Stacy Miller, 518-852-0836,
Fritz Schneider, Potomac Riverkeeper, 301-728-4811,
Brooke Harper, Maryland State Director, 301-992-6875,
Doug Jackson, Sierra Club, 252.432.9716,

Dozens Rally to Oppose Condemnation Lawsuit by Columbia Gas to Construct Pipeline Through Public Lands

Concerned Residents Look to Hogan Administration to Fight Back Against Columbia Gas’s “Corporate Takeover of Maryland’s Public Land”

HANCOCK, MD — Today, dozens of activists rallied to oppose Columbia Gas’s complaint in condemnation for the right-of-way to build a highly controversial fracked-gas pipeline underneath the Western Maryland Rail/Trail. Known as the “Potomac Pipeline,” this pipeline would drill under the Potomac River and put the drinking water of 6 million people at risk. In January, the Maryland Board of Public Works unanimously rejected this right-of-way easement for the project, which is proposed by a subsidiary of notorious energy company TransCanada.

See photos and video from this event here. 

“Such a corporate takeover of Maryland’s public land has never been attempted in Maryland before,” said Brooke Harper, Maryland Director of the Chesapeake Climate Action Network. “The people of Maryland said no to this pipeline, Governor Hogan said no to this pipeline, the entire state has said no to this pipeline. So it seems this fracking giant has resorted to pulling the rug from under us. We support the Hogan Administration’s decision and will stand with them in the fight to protect state land from this harmful and unnecessary pipeline.”
Brent Walls, Upper Potomac Riverkeeper, said, “We cannot let a private company take public land for profit, especially for the unnecessary Potomac Pipeline which risks the quality of life and drinking water for thousands of Marylanders.  Governor Hogan and the Board of Public Works were right last January when they denied the easement that Columbia Gas is now seeking through its lawsuit.”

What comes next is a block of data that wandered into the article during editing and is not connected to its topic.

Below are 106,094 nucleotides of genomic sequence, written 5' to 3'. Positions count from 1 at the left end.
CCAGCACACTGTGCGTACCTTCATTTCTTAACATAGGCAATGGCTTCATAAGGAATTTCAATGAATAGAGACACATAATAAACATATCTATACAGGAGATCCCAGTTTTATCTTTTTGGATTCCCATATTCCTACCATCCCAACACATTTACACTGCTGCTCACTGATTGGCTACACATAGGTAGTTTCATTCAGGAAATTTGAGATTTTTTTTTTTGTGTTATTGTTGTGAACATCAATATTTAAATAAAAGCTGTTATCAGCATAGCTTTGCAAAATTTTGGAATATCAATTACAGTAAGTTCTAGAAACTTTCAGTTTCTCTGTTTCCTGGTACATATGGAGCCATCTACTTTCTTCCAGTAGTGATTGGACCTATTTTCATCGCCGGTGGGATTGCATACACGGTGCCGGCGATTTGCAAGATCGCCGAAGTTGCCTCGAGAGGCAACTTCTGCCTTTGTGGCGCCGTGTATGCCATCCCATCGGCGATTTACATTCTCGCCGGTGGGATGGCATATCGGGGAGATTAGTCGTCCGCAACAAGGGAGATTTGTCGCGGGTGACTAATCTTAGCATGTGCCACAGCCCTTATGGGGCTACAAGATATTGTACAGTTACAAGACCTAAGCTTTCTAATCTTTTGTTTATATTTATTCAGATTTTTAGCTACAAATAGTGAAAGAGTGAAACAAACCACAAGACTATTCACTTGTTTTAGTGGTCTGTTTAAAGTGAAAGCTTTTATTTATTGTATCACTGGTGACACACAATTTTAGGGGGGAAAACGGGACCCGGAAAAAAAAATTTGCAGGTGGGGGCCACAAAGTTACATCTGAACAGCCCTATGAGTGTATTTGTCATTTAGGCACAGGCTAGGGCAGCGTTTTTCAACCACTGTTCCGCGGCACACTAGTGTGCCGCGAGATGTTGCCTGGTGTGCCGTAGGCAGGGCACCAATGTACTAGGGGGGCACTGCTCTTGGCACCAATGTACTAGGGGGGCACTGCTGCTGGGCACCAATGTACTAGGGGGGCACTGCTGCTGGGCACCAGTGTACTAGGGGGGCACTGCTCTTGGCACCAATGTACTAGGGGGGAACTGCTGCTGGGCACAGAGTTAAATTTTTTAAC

The group gathered at the Rail Trail entrance in Hancock, Maryland, carrying banners and signs and chanting “Hey hey, ho ho, Columbia Gas has got to go!”.
The Board of Public Works, which includes Governor Larry Hogan, State Treasurer Nancy Kopp and Comptroller Peter Franchot, is responsible for protecting Maryland’s “public works,” including state-owned land. It rejected TransCanada’s proposal in January citing the fact that Maryland stood to bear no benefits of the pipeline and all of the harm. The company is now attempting to seize the land through eminent domain proceedings in federal court. To our knowledge, no pipeline company has ever tried to condemn state-owned land in Maryland.
Patrick Grenter, Senior Campaign Representative for the Sierra Club, said: “These polluting corporations just don’t get it. Maryland has already banned fracking and unanimously rejected this fracked gas pipeline. We don’t know how to make it any clearer – we don’t want fracking, we don’t want fracked gas, and we certainly don’t want TransCanada’s dirty, dangerous Potomac Pipeline. TransCanada may put their profits ahead of our water, climate, and communities, but Maryland puts Marylanders first.”
“This pipeline is being built by, and for the benefit of, powerful multinational corporations,” said Tracy Cannon of the Eastern Panhandle Protectors. “On this end, here in Maryland, Canadian multinational, Transcanada is the owner of Columbia Gas, the company trying to sue the state for the right to build the pipeline. On the other end, Danish multinational, Rockwool, would buy the fracked gas to fuel its toxic factory in Jefferson County, West Virginia. On both ends, we the people understand what an abuse of corporate power this project is and we are fighting back in every way we can.”
This pipeline has faced two years of intense opposition to the pipeline from grassroots groups statewide, as well as a growing list of legislators. In December, a letter signed by 63 Maryland legislators called on Governor Hogan to reject the easement to build underneath the Rail Trail. “Given that Maryland has banned fracking, it defies our state’s existing energy policy to bring the same public health risks to our residents by way of a pipeline,” the legislators stated.
Surface and ground waters can suffer long-term harm during the construction of fracked-gas pipelines. A drilling blowout can release toxic drilling chemicals into the soil and adjacent waters and construction can alter routes and rates of water flow. Once in operation, gas pipelines continue to pose contamination dangers. Gas leaked from a pipeline includes toxic chemicals and a pipeline failure will release explosive methane.



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